Power Outages—Phone Modem (eMTA)
Your Buckeye phone modem (known as an eMTA) is powered by plugging it into an electrical wall outlet. In the event of a power outage, phone service (including access to 911 and any medical or security monitoring service that uses the Buckeye phone line) will be unavailable if you do not have battery backup. Buckeye does not provide battery backup for your phone modem; backup battery power, maintenance, and replacement are the customer’s responsibility.
- Without backup power source, your phone modem will not allow connection to the Buckeye network.
- You may purchase a battery backup and replacement on your own, or you may purchase through Buckeye at [website portal].
- Pricing and features (including, for example, the amount of active and standby time provided by the batter) will vary depending on the model selected.
- This notice is intended to provide general guidance, but the vendor from whom you purchase a backup battery will provide specific details regarding performance, storage, warranty, testing, recycling, and replacement. Please follow those details.
- Technology changes frequently—confirm that your phone modem is compatible with the backup battery you are purchasing or have on hand.
- Install a working and fully-charged backup battery before you need it. Please note that batteries degrade over time, so it is important that installation be performed correctly and that batteries be stored pursuant to vendor/manufacturer instructions.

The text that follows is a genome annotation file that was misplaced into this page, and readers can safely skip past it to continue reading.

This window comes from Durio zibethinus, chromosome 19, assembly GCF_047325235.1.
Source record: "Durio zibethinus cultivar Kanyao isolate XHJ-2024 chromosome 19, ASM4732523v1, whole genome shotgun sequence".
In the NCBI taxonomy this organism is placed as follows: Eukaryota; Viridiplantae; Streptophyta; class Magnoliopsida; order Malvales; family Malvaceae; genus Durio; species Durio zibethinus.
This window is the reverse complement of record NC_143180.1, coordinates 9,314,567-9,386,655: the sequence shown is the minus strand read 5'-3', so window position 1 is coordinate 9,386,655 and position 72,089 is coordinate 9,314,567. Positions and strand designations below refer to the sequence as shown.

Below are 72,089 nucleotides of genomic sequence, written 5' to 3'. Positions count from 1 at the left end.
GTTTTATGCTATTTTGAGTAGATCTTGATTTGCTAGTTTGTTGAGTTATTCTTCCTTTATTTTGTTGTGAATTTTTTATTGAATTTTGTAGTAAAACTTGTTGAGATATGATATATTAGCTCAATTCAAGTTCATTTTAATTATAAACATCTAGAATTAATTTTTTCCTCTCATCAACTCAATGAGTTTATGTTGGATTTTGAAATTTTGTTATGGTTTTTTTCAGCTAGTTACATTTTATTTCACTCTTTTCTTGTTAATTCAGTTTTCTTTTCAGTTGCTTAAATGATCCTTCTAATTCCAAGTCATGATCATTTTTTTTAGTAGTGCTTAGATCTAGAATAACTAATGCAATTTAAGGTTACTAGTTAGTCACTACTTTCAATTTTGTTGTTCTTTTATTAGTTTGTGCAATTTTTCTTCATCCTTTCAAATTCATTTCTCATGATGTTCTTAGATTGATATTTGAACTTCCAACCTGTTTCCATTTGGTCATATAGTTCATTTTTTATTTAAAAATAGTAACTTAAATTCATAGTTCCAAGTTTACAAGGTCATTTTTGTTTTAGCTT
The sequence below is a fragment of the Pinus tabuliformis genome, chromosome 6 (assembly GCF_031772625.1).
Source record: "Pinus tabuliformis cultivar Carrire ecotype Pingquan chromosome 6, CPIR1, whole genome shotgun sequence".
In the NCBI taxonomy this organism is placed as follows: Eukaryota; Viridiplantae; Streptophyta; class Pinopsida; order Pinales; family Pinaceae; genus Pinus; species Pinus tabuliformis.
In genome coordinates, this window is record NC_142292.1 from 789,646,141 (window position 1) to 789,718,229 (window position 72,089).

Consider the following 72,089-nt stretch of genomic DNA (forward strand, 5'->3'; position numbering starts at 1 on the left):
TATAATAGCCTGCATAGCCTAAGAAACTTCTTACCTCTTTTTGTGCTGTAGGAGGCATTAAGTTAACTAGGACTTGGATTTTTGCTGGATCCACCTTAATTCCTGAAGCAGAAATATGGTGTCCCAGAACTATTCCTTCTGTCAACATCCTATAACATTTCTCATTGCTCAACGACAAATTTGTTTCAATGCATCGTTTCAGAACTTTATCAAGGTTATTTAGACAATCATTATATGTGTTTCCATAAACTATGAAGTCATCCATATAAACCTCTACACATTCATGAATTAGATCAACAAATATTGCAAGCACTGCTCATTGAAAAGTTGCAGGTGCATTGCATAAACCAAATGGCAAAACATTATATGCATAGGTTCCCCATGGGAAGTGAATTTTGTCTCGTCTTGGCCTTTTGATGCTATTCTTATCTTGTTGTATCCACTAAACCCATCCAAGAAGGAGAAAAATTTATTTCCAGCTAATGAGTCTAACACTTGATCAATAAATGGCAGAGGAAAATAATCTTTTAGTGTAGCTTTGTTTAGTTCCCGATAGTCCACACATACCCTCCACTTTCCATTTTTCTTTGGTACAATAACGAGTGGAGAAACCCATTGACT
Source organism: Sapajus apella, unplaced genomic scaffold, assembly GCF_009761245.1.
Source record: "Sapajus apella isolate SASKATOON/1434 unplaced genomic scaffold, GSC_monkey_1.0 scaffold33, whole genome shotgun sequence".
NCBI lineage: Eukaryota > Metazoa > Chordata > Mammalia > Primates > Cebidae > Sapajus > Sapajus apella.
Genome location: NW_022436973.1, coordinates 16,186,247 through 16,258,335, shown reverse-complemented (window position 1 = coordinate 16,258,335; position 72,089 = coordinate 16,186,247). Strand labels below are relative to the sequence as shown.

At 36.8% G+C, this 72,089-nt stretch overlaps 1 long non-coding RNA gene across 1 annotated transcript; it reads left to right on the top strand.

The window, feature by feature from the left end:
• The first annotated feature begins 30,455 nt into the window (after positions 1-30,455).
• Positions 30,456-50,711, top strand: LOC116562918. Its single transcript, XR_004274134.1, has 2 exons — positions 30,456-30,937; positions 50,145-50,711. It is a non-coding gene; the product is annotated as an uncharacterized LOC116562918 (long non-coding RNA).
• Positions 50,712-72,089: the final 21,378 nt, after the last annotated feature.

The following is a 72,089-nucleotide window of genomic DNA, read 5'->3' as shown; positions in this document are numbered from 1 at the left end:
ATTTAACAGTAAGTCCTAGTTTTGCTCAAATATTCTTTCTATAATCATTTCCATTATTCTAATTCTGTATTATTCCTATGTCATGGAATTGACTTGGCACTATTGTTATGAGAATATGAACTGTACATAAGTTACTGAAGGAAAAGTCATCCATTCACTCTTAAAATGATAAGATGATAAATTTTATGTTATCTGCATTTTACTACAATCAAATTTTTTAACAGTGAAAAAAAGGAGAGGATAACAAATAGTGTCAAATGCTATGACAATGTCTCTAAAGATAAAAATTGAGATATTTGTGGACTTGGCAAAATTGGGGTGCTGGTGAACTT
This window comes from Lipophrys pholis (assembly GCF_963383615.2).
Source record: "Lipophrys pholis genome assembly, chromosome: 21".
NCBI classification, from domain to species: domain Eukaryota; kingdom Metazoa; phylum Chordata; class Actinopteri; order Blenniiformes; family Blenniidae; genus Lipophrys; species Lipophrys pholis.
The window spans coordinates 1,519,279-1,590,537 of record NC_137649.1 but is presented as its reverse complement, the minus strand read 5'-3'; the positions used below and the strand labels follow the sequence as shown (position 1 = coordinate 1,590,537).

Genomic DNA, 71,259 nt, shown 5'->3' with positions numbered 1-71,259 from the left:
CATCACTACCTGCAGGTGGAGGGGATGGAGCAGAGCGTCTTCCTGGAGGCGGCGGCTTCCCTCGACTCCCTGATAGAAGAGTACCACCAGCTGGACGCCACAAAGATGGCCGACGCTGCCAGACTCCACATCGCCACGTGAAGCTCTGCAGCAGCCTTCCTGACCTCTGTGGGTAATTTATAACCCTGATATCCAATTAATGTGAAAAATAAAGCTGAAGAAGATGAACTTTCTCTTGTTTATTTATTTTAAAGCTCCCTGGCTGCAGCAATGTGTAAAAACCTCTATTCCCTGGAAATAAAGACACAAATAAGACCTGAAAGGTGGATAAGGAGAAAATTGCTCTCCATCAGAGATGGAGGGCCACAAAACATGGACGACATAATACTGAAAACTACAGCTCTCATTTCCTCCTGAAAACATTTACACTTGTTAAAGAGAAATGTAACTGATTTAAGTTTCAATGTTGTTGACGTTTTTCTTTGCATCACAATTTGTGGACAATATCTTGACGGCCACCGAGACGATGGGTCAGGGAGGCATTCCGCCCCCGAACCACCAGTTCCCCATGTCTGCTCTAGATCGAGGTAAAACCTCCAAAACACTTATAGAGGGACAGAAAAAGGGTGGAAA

- To use—connect a corded, single-line phone to the phone modem. A corded single-line phone may be powered by the battery in the phone modem by connecting it directly into the modem. Base stations for cordless phones may lose power too unless you supply a separate backup solution for that. You will need to have a battery backup or other power available for each piece of equipment you intend to power.
- Check your battery backup regularly, and know when to replace the battery. Some batteries will provide either an audible alarm or display a warning light when they need to be replaced. Check your user’s manual or vendor for information specific to your battery.
- When on backup power, use services sparingly, such as for emergency calls. For additional standby service time, some batteries allow you to “stack” – for example, to purchase two 4 hour batteries to get a total of 8 hours or standby time. Please consult your vendor and batter user’s manual for more information.
- Keep essential information like emergency numbers stored in a media that does not require available AC power, such as a notebook or a charged mobile device.
In addition, please note that your phone service uses the Buckeye network, which is powered by the electrical grid, and when the power fails Buckeye’s network may also fail. To minimize the risk of this, Buckeye uses both battery backup and generator support for its network infrastructure, but during an extended power outage the Buckeye broadband and phone network itself may become unavailable. You may also choose to rely on cell phones for a potential backup solution, however, cell service may also not be available.